Oxton Village ‘A Voyage of Discovery’
The guided walks around Oxton Village, devised by enthusiasts of and financed by the Oxton Society, offer a unique opportunity to experience the effect of the influences that have combined to create an authentic urban village.
Crucial to any understanding to Oxton Village is an appreciation of its history. In 1801, with a population of 137 it had 27 more inhabitants than Birkenhead. The declining importance of agriculture and the emerging dominance of industrialisation reversed the situation with Oxton’s eventual incorporation into the Borough of Birkenhead. Undeniable to its evolution, however, is the overwhelming importance of the Earls of Shrewsbury evident in the numerous family references throughout the area.
The most notable period of development during their tenure as Lords of the manor of Oxton, between 1521 and 1990, was in the 19th and 20th centuries. Recognising the attraction of Oxton as a desirable place to live, particularly to the Liverpool ship-owners and merchants, the development of Oxton was managed with the deliberate practice of granting restrictive building leases. This degree of foresight tempered with a dash of good fortune enabled Oxton to emerge as a distinct and self-contained manor within the conurbation of Birkenhead.
The overall impression is a pleasing effect of diversity within a unified setting. Not only is there a wide variety of architectural styles and features but also a range of size and grandeur that is not replicated in the modern planned residential areas. Some are remnants from the agricultural tradition whilst other reflects an arrangement to accommodate the mutual needs of both of those who require and those who provide services.
Oxton exhibits all the attributes of a typical English village. The pubs, churches, a full range of retail services complimented by a substantial degree of commercial enterprise ensure a vibrant village centre. Its urban location is sufficient to set it apart from the conventional vision of an English village, but the architectural diversity, an unusual abundance of trees and foliage, secret lanes and byways, and high sandstone walls that convey a sense of enclosure combine to produce an effect that is distinctive.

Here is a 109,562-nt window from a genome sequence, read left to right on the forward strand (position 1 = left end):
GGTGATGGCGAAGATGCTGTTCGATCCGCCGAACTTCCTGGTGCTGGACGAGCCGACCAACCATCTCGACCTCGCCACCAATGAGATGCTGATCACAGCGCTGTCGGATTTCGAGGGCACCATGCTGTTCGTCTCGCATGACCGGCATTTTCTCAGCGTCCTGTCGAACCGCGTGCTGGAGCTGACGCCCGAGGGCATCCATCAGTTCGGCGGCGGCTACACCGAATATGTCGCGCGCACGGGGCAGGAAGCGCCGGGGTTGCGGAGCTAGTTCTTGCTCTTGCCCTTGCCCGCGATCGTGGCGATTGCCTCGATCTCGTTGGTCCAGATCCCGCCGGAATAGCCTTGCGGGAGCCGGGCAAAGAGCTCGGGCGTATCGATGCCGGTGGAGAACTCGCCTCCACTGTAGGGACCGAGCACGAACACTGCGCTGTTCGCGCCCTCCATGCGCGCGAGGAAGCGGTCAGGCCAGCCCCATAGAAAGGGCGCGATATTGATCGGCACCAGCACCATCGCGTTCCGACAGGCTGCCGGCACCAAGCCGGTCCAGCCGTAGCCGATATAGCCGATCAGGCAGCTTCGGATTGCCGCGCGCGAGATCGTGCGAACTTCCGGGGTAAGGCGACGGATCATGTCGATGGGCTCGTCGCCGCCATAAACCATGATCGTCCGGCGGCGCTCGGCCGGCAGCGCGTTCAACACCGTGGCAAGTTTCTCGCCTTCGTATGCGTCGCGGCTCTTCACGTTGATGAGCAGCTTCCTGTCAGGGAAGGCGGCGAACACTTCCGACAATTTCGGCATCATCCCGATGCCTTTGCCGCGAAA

The foliage cascading over the sandstone walls quickly dispels any sense of being in a town setting. Passing along almost any street the informed observer will identify the numerous listed properties with features such as cast iron porches, original windows, and crenellated walls. Visitors are unfailingly amazed to stroll along one of the many unmade lanes with its borders of brambles, nettles, and assorted wild plants unable to resist their disbelief at standing in such close proximity to a town centre. On guided tours it is often a welcome surprise to accept an invitation from a resident to enjoy an explanation of a property’s history and explore the pleasure of a garden.
There are two exceptional and outstanding features, one of which is only possible on a guided walk. A private access paved with York stone opens out to the highest point on the Oxton ridge. In between two of the three very fine residences there is a view that is breathtaking. Exposed in an expanse of trees almost as far as the eye can see with the River Mersey in the distance completing a unique panorama. Although the second feature is accessible to the public it is doubtful that many are aware of its existence. Passing along a narrow alleyway neatly paved in York stone reveals two small cottages, porches surrounded by foliage that would not be out of place in a rural Cheshire village.
The guided tours of Oxton village are but one example of the latent civic spirit awakened by pride and awareness within the community demonstrating how the village has evolved and adapted to accommodate modern lifestyles without compromising the characteristics that constitute its appeal.